One of the coolest trends in literature is the proliferation of graphic novels as a format for addressing serious issues. Alison Bechdel, Daniel Clowes, and Chris Ware are just a few author/artists who have demonstrated that graphic novels can be high art and great literature.
The most dramatic and influential graphic novel of the late 20th century was Art Spieglelman’s Maus. Serialized from 1980-1991, it conveyed the horror of the Nazi Holocaust by depicting German as cats and Jews, their prey, as mice. The stark imagery, primarily black and white with shocking elements of red, vividly brought a real life monster tale to life, while the simple, spare language artfully expressed the terror, rage, and hopelessness of the victims. Spiegelman, who inserts himself into the book as he interviews Vlad, his survivor father, at first seems to come to a greater understanding of what the elder Spiegelman has experienced, but when in the final panels he discovers that his father has burned all of his mother’s diaries, Art lashes out at Vlad in fury, calling him “a murderer” for destroying his mother’s legacy. Even after hearing Vlad’s story, Art does not fully understand the trauma of persecution and exile which weighed on his parents all their lives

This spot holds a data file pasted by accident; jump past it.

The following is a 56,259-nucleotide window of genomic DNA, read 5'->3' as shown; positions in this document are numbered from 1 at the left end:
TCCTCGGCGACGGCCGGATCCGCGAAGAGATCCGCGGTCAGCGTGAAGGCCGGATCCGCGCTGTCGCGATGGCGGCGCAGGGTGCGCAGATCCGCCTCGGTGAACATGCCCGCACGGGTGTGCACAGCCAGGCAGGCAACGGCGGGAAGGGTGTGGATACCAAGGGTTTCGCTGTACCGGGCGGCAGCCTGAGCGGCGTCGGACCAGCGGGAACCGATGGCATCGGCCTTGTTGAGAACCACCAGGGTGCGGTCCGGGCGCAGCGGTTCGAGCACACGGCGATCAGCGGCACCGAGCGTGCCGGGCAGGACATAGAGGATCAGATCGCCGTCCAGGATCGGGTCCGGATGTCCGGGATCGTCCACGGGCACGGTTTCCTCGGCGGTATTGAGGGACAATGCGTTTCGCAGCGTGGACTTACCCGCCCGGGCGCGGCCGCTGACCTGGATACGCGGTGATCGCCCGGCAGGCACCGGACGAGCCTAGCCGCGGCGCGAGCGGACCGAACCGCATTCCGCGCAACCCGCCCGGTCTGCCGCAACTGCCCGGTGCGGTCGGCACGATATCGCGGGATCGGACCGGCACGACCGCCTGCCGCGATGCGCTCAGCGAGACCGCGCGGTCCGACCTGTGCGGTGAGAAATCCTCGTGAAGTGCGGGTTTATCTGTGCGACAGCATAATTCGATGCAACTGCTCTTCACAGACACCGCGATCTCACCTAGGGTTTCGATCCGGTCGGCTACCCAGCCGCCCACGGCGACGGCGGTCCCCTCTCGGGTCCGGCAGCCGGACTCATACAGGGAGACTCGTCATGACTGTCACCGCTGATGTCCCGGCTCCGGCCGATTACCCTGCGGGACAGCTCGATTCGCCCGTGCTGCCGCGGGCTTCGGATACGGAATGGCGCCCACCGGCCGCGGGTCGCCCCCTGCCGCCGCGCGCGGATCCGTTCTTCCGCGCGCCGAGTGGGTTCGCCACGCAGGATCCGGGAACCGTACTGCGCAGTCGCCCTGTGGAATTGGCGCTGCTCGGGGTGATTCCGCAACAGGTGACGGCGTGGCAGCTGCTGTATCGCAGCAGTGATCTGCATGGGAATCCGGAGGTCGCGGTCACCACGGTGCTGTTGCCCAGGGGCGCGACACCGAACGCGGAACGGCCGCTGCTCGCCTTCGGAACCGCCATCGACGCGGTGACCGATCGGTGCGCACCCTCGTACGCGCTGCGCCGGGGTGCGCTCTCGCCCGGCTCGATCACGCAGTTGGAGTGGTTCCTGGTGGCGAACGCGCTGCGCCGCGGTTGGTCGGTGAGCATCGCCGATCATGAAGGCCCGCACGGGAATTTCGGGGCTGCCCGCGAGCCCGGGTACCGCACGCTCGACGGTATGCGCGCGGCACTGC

Maus radically redefined the limits of what graphic novels could cover, and demonstrated that they were a worthy art form. The potent blend of sharp line drawings and simple first person narration proved extremely effective at conveying unbearable pain and loss.
In 1995, a young Iranian art student living in France was given a copy of Maus for her birthday, and it changed the trajectory of her career. Although she had never attempted a graphic novel before, she decided to use the format to tell her own story of persecution and exile. The student was Marjane Satrapi, and the result was her acclaimed Persepolis series. Like Maus, it uses powerful yet simple line drawings to tell a story of family, fear and cultural alienation.
The first book in the series describes Satrapi’s experiences as a free thinking schoolgirl in post revolutionary Iran, yet the second volume, which takes her to Paris, is truly the exile’s tale. Ill at ease with Western culture, she attempts to deny her Iranian heritage (Iran was considered “the epitome of evil”) but eventually remembers her grandmother’s wisdom, “Always keep your dignity and be true to yourself”.
The books closely mirrors Satrapi’s personal journey : her frustration with the restrictions in Iran, her anxiety about being Iranian in the west, and her discomfort with being stuck in between cultures. As she said in an interview for Asian Society:
So for me, this not being able to go to my country makes me love it much more. Because for me, as all exiled people, how can you project yourself in the future when your past is not close to you? My past is not close to me. My past is stolen from me. My past is somewhere else. And I don’t have any hand on it. I have all my friends that are French, I can speak about lots of stuff with them, but then it is completely another half of my life that I cannot share with them. And the past is not near me, so I don’t have any references to lean on to be able to project myself into the future. So the only thing I can do, like many other exiled people, is to go back to the past. Because if you have no past, then you have no future.